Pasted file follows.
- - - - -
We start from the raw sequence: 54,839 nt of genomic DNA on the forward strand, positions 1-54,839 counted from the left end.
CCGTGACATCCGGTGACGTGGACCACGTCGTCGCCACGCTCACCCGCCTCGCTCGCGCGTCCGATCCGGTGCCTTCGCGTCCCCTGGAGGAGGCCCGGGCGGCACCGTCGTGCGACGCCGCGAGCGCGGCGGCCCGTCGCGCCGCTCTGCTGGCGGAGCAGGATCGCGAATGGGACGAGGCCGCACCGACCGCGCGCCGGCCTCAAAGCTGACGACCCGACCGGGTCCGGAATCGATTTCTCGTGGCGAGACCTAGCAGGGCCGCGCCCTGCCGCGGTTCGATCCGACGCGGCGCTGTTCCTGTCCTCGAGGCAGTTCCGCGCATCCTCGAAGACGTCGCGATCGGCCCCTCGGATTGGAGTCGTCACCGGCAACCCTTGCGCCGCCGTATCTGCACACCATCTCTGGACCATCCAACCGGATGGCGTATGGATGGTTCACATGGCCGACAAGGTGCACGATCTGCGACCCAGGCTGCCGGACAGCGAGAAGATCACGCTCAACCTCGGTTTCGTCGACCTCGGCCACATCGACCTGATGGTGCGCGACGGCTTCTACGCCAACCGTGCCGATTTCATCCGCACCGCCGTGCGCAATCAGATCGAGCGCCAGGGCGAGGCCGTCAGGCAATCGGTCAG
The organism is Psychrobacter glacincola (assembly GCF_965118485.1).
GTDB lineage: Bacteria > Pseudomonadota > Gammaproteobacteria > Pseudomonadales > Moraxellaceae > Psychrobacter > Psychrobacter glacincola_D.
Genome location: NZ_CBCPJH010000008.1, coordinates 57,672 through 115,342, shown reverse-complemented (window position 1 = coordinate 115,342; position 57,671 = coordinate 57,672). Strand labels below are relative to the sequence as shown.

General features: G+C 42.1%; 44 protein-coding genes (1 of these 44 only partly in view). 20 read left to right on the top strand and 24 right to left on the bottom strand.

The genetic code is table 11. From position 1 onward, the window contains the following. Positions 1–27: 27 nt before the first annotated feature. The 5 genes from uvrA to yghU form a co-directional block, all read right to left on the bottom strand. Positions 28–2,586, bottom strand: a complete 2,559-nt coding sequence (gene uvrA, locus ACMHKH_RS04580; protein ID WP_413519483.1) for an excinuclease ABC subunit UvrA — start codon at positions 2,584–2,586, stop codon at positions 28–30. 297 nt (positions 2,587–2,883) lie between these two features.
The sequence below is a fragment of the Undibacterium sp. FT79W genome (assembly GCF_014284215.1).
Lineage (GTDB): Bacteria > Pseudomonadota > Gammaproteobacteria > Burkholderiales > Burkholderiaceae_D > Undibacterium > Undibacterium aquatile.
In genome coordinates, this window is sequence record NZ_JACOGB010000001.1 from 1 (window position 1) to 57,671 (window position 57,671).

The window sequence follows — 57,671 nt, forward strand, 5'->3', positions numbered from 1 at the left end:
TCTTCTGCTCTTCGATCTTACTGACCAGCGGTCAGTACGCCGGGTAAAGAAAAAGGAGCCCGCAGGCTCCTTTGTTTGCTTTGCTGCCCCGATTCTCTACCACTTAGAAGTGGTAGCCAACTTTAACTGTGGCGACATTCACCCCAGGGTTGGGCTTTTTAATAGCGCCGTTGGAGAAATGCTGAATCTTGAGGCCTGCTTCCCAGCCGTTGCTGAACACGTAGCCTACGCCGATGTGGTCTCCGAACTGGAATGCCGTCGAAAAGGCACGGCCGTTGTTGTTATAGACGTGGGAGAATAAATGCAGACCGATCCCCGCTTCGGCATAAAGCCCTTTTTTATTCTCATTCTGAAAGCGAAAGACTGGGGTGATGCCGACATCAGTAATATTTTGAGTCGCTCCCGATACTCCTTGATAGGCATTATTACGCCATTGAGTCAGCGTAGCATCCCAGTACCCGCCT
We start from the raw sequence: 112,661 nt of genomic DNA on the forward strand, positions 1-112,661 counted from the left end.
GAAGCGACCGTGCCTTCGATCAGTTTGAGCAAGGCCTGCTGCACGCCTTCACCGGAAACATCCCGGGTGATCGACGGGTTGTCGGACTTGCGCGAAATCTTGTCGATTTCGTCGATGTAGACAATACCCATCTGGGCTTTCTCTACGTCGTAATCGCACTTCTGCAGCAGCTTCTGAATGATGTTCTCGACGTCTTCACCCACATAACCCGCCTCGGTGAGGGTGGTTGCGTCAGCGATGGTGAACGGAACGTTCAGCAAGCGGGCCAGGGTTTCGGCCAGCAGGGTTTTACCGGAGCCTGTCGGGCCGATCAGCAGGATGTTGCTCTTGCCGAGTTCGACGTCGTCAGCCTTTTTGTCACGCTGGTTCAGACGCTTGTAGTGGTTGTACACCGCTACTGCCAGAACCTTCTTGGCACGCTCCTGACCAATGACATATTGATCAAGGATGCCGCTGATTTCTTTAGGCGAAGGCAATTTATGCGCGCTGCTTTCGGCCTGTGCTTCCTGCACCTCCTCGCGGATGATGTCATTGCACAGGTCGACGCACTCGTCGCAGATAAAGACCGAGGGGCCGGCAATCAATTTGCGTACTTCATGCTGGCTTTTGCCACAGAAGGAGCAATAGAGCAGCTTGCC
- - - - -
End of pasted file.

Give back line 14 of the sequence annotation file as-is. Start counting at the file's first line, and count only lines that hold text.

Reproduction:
GAAGCGACCGTGCCTTCGATCAGTTTGAGCAAGGCCTGCTGCACGCCTTCACCGGAAACATCCCGGGTGATCGACGGGTTGTCGGACTTGCGCGAAATCTTGTCGATTTCGTCGATGTAGACAATACCCATCTGGGCTTTCTCTACGTCGTAATCGCACTTCTGCAGCAGCTTCTGAATGATGTTCTCGACGTCTTCACCCACATAACCCGCCTCGGTGAGGGTGGTTGCGTCAGCGATGGTGAACGGAACGTTCAGCAAGCGGGCCAGGGTTTCGGCCAGCAGGGTTTTACCGGAGCCTGTCGGGCCGATCAGCAGGATGTTGCTCTTGCCGAGTTCGACGTCGTCAGCCTTTTTGTCACGCTGGTTCAGACGCTTGTAGTGGTTGTACACCGCTACTGCCAGAACCTTCTTGGCACGCTCCTGACCAATGACATATTGATCAAGGATGCCGCTGATTTCTTTAGGCGAAGGCAATTTATGCGCGCTGCTTTCGGCCTGTGCTTCCTGCACCTCCTCGCGGATGATGTCATTGCACAGGTCGACGCACTCGTCGCAGATAAAGACCGAGGGGCCGGCAATCAATTTGCGTACTTCATGCTGGCTTTTGCCACAGAAGGAGCAATAGAGCAGCTTGCC